Monthly Archives: February 2015

Testing the new Work Visual app

Today everything aligned perfectly — time, equipment, and perseverance — and I was able to test the new Work Visual app by Holger Nils Pohl. I am SO excited! These are some initial notes about my experience.

I started by doing random doodles to get a feel for the interface, but of course the only way to really test it was to do some visual note-taking. I had been meaning to watch Tom Wujec’s TED talk on Solving Wicked Problems, so I fired it up and went to town. Disclaimer: I listened to it twice, and made liberal use of the pause button the second time, because the newness of the interface slowed me down a lot. (Know your tools!) Here’s the result, which doesn’t look substantially different from what I might have done with my old favorite, the original Brushes app. Click to see it larger:

Visual Notes of TED Talk

Visual notes of Tom Wujec’s TED talk, Wicked Problems, made during a trial of the beta version of the Work Visual app.

 

LOVE IT: What I already adore about the app!

  • I love the clean interface and the ease of switching layers and brushes.
  • I love that I can customize four brushes and they are right on the toolbar.
  • I love the zoom in (but not the zoom out, see below).
  • I love the line quality, which for me is one of the most critical components. Nailed it!

WISHES: What I would wish to see in future versions.

  • Double-tap to zoom out. If there is a quick way to zoom back to full screen, I never found it. This is what gave me the most trouble during my practice run.
  • I don’t know if it was the iPad I was using (I had to borrow one*), but the panning kept sticking while I was zoomed in. I’d start dragging with two fingers, and sometimes nothing would happen. This slowed me down a lot too.
  • There’s a strange thing that happens when one line crosses another, like when I’m lettering. At first I was disturbed by it, but then I realized that it wasn’t permanent and I was able to ignore it. What happens is that the color gets shifted around the crossed lines (on the left), but once you zoom or pan, it goes back to normal (on the right).
(Left) Color shifting when lines cross; (right) back to normal after zooming.

(Left) Color shifting when lines cross; (right) back to normal after zooming.

 

I wasn’t able to test the projection capabilities today, but I am super excited about them because it means you can FINALLY do graphic recording on the iPad while hooked up to a projector and not have to distribute airsickness bags to the audience beforehand. You can set it to only show the full screen, no matter how much you’re zooming and panning. Hurray! I also couldn’t test the video export but I hope to be able to once it’s ready.

I am so looking forward to the release of this app! Want to follow along while Holger develops it?

Work Visual on Facebook

Work Visual on Twitter

* Why I couldn’t use my own iPad: I’m still using the original Brushes app to create videos. Unfortunately, the export features of the original Brushes don’t work with the newest iOS. Also unfortunately (for me), TestFlight, which you need in order to test Work Visual, doesn’t work with older versions of iOS. So Brushes and the Work Visual beta cannot coexist on my iPad.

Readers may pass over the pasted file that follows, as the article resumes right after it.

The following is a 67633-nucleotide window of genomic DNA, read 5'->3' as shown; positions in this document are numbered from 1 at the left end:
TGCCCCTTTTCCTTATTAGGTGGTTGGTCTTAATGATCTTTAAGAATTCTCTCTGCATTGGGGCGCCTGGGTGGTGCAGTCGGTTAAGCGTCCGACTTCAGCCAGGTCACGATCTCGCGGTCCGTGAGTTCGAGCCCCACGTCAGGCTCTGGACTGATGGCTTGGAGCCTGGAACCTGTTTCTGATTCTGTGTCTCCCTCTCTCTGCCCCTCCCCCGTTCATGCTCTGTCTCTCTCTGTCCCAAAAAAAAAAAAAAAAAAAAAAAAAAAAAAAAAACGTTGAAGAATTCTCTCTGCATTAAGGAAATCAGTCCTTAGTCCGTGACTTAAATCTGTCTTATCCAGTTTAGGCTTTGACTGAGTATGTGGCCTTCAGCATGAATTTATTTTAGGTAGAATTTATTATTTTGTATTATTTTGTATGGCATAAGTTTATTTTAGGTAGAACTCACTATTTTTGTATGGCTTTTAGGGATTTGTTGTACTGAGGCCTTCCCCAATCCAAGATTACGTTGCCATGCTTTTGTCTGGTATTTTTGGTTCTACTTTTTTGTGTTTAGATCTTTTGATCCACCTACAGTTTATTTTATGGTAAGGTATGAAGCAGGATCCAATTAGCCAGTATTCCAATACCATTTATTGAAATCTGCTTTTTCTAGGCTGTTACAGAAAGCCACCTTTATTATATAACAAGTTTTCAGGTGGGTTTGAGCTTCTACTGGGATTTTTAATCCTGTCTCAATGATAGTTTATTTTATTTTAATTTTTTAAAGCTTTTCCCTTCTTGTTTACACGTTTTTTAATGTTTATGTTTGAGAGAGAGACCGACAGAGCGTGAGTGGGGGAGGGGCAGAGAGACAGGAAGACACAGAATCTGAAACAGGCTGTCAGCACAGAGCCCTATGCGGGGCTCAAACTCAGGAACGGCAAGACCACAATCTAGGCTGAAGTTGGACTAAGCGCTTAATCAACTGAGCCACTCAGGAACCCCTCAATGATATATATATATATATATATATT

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Two new resources for better visual meetings

Cover of the book on gallery walks

The Gallery Walks book

My colleague and friend Lisa Arora of Get the Picture recently published two digital books about important topics in graphic recording — how to really make the most of the dance between a facilitator and a graphic recorder, and how to conduct gallery walks of completed charts — and they are outstanding.

How To Get the Most Out of Working with a Graphic Recorder is an excellent resource for facilitators and graphic recorders (GRs) about how to work together. The suggestions and explanations are clear and insightful, and if you implement them I guarantee they will make your very next tandem engagement better. I highly recommend it for anyone running a meeting or workshop who plans to work with a GR, even if you don’t think of yourself as a facilitator. If you’re wondering whether you want to hire a graphic recorder and have never engaged one before, read this book to understand how to work with one so that you reap the real value of working visually. If you tend to work solo (doing both the facilitation and recording yourself), you might pick up a few tips, but the book is really aimed at facilitator-graphic recorder partners, and for those who plan to engage one or the other.

The other book, The How To on Effective Gallery Walks for Visual Meetings, is comprehensive, creative, and brilliant. It really gets into gallery walks (where participants spend reflective time looking at the maps at different points in the meeting, and thinking deeply about them). It goes way beyond grouping people up and having them file past the charts. If you want to extend the life of the maps, maximize their usefulness to participants, and deepen the level of thinking in the group, get this book, read it, and build a real gallery walk into your next visual meeting. I’ll be pulling ideas out of this one starting immediately, I can tell you.

Go take a look at the two books. If you partner or hire facilitator/GR partners, get them both. If you are a graphic recorder, a facilitator, or a dual-role graphic facilitator, or if you plan, host, or sponsor visual meetings, get the one on gallery walks. You’ll be glad you did.

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